Nigeria Economy and Politics
Economic conditions. – Nigeria’s external trade rose in 20 years (1906-1924) from the value of 300 million lire to a value that exceeds 2100 million at the current exchange rate of the Italian lira. After this period, however, the value decreases, following the commercial depression of other countries as well (in 1932 it was around 1100 million. Palm oil and palm kernels from the delta region make up more than half of the export; it follows, in order of importance, pistachio, produced in the northern provinces; other agricultural products are cocoa (from the southern provinces), skins and cotton (from the northern provinces). Mahogany (from Benin) and tin (from the plateau of Bauchi). Other minerals are: coal, lignite, silver, lead, manganese and monazite. Imports include manufactured goods, fish and salt. Production is in the hands of indigenous farmers who work 1 0 2 hectares each and to whom the government provides advice and assistance in various ways.
According to BARBLEJEWELRY.COM, the trade takes place with various parts of the British Empire (in 1931 almost 50%); but a part is also absorbed by the United States, France, Germany and Japan.
There are numerous ports in the lagoons, in the Niger Delta and at the mouths of rivers in the east. The main ones are those of Lagos, Port Harcourt, about 65 km away. from the sea on the Bonny River, and Calabar. Lagos was so called by the Portuguese because of the many coastal lagoons; in the sec. XVIII it became a large slave market and passed definitively into the possession of England in 1861. In 1897 it had a population of 30,000 residents, which in 1931 rose to 126,000, of which about 1000 Europeans. The entrance to the port is obstructed by a bar of moving sand, but thanks to a protective pier it is accessible to vessels of 7m fishing. The quays have a development of more than 1500 m. and Lagos is connected by a bridge to the island of Iddo, the terminus of the railway. Dredging has not only improved the entrance to the port, but they have reclaimed the surrounding marshes to the great advantage of sanitary conditions. Lagos is the seat of the government. Port Harcourt is accessible, above the Bonny Bar, to vessels with a draft of even more than 7m; the port is of recent construction (around 1914): it is responsible for the traffic of the coal fields of Udi and that of a region producing palm oil. Calabar is also a river port about 65 km away. from the sea and is built on low rocks; it is accessible to ships of 6 m draft. and above all it disengages the traffic of palm products. the traffic of the coal fields of Udi and that of a region producing palm oil are part of it. Calabar is also a river port about 65 km away. from the sea and is built on low rocks; it is accessible to ships of 6 m draft. and above all it disengages the traffic of palm products. the traffic of the coal fields of Udi and that of a region producing palm oil are part of it. Calabar is also a river port about 65 km away. from the sea and is built on low rocks; it is accessible to ships of 6 m draft. and above all it disengages the traffic of palm products.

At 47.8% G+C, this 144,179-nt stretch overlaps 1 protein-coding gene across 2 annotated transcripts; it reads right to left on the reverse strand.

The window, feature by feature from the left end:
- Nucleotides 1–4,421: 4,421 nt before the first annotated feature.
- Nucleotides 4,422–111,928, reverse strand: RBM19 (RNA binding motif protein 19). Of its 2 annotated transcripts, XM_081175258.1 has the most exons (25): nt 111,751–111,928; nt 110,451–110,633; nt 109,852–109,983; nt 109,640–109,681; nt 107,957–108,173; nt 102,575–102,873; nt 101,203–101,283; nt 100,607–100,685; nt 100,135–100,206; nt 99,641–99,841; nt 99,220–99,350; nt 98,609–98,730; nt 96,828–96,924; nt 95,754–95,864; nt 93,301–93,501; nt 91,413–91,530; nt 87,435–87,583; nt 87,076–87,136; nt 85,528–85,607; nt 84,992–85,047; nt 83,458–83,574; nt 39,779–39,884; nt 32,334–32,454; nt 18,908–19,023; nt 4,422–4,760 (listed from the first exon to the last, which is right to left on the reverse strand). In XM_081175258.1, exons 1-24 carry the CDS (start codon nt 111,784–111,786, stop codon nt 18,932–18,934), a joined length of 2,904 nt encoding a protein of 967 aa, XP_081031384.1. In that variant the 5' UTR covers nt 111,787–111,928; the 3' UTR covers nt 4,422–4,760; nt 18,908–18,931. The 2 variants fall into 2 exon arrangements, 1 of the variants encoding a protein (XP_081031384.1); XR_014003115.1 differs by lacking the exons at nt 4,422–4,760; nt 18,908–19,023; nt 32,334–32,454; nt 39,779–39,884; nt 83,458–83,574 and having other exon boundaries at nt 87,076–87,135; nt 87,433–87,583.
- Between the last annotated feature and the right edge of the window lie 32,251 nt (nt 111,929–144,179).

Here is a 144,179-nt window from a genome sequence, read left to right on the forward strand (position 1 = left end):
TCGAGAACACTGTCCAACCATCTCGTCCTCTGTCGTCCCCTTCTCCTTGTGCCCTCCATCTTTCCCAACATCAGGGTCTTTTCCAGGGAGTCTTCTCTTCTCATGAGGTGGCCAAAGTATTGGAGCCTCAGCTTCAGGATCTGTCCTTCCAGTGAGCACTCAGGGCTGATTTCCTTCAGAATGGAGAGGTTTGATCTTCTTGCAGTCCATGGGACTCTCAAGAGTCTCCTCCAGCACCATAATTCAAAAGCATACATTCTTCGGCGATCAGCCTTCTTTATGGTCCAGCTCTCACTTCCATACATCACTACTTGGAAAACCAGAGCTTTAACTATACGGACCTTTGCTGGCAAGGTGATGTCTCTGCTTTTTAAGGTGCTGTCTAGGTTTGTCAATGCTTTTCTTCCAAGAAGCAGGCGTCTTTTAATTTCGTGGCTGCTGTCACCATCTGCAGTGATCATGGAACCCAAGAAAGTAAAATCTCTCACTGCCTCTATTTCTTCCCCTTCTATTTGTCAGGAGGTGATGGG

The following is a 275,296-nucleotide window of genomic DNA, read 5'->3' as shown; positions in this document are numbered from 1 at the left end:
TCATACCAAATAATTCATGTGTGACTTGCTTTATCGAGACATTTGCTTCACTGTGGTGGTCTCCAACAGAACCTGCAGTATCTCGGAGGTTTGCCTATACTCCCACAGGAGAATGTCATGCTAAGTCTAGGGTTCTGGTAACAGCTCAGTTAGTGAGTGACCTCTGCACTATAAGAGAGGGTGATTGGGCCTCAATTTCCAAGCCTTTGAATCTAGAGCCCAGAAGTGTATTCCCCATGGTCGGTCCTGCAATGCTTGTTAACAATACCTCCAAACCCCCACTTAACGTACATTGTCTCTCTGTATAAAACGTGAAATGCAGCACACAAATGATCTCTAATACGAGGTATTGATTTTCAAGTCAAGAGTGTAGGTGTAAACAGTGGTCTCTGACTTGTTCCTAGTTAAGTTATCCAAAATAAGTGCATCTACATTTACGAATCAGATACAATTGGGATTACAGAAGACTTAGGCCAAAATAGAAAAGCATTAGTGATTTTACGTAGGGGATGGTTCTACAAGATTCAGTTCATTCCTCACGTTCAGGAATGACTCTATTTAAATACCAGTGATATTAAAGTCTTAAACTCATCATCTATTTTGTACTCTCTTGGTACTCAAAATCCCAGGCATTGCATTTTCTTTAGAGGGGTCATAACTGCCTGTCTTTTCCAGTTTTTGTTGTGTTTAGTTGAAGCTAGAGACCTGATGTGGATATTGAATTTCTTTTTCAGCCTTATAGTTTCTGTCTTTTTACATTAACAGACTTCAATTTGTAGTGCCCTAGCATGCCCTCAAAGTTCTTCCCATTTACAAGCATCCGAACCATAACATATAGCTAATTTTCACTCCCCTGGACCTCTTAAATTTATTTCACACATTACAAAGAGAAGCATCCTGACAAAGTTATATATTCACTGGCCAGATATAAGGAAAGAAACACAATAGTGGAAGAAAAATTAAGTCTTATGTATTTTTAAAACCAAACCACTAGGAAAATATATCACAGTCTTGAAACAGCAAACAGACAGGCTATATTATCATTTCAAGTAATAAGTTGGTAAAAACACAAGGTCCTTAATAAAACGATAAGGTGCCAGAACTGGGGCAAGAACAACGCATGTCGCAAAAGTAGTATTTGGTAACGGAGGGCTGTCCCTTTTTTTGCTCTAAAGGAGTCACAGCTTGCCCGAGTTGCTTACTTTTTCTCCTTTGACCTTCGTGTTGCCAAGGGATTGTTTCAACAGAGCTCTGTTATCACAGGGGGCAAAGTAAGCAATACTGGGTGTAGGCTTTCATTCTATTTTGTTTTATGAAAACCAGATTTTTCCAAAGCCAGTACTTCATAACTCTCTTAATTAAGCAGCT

At the root of the delta are the city of Asaba on the west bank of Niger and the city of Onitsha on the east bank. Further upstream are Idah and Lokoja, the latter at the confluence of Niger with Benué. The main railway line runs from Lagos to Kano (1130 km.), With various branches. Another railway line connects Port Harcourt to Kaduna (910 km.). Both lines have branches for the Bauchi tin deposits.